They define this as the leadership capacity to interact strategically in a world where government, business and wider society share power to shape the future in a global economy.
Traditionally this role is performed by the public affairs manager or external consultant but the authors maintain that the complexity of stakeholder relationships means that this is a function that cannot be vested in a single person or small group.
Those responsible for business in foreign countries, responsible for the design and development of new products, and those leading on tax, finance and corporate responsibility and executive and non-executive board members all have to exercise politically intelligent leadership.
Following research with leaders in multinational companies and in government, the book advances a best practice model for PQ.
This stresses the need for innovation as complex problems won’t be solved by existing practices, international coordination as cooperation across borders is vital, a longer-term approach as meaningful change takes time to embed and ethics as people need to trust in leaders to commit to change.
It follows that leaders whose focus is on delivering solutions with these characteristics are most likely to earn the trust and confidence of citizens, consumers and customers because they offer solutions to big problems.
The book emphasises how the nature of power has changed in recent times as the world itself has changed. The drivers underpinning that change – including politics, economics, technology and the environment – all move us further into mutual dependence.
No single organisation, be it a government or corporation, is in full control of its destiny. Governing nations, making profits or providing public services and helping society are done more effectively when organisations work with others.
Business, government and non-profit organisations raise their game when they embrace working with partners and stakeholders to achieve what they want individually and jointly.
Belief in the supremacy of large multinational corporations over national governments was shattered in the aftermath of the 2008 financial crisis when pure market-led economics was exposed, the authors assert. The market relied on politicians and central banks to provide the tools to restore confidence in the broken system and this exposure of mutual dependency between the market and government has led to a more equal balance of power than many expected.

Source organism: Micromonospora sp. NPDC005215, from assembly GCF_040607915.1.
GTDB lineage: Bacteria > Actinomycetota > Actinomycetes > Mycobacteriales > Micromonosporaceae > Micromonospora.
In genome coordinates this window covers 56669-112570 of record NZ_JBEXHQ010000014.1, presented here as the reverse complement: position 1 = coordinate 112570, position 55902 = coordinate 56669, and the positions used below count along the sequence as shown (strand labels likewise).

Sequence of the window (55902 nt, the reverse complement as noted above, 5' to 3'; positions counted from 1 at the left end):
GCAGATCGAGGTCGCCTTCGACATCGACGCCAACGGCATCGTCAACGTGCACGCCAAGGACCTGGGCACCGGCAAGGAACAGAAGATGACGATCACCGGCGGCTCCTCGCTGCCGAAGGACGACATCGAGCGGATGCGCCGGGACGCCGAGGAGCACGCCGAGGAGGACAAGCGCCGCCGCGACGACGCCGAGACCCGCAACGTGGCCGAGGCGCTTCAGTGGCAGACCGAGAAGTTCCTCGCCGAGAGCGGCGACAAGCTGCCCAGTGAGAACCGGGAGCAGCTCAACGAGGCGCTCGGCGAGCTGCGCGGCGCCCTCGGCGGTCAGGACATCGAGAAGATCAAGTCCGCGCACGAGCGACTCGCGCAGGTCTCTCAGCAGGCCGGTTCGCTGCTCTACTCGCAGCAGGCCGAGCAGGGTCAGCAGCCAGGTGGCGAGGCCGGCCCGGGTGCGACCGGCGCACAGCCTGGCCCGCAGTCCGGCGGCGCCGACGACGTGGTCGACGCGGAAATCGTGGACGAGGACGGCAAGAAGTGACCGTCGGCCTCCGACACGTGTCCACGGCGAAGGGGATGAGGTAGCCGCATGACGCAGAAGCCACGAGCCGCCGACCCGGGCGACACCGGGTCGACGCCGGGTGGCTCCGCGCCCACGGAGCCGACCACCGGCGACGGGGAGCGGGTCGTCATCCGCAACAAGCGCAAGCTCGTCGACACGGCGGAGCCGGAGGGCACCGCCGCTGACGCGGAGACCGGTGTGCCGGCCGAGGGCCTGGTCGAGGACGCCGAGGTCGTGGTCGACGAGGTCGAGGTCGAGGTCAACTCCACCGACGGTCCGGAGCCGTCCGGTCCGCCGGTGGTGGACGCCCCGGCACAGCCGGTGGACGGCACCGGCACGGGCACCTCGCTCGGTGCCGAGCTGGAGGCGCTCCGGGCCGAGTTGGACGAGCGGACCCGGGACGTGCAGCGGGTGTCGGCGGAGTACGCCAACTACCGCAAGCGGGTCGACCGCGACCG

Shared power brings opportunities for innovation, diversity, scale and significant reform. Conversely, it also results in complexity, competing interests, politics and misunderstanding. The challenge is for leaders to maximise the opportunities and overcome the difficulties.
How PQ leaders interact with others determines how much influence they exercise. In a shared power world, you need to facilitate partnership and engage stakeholders to deliver long-term benefits for society as well as profit, economic growth and funds to operate.
A good starting point is effective stakeholder mapping. You need systems in place to identify the people who exercise real influence in each stakeholder group. This is not just a matter of picking out the top names by job titles but also involves working out the less obvious power brokers and influencers.
As the authors note, when Tony Blair became British prime minister in 1997, a number of senior government officials saw Alastair Campbell, the press secretary, as an official who briefed the media. Others, more quickly and astutely, recognised that he was a key source of influence on the prime minister.
With a good selection of case studies to back up its key points, this is a thoughtful and well-researched book on a key facet of leadership.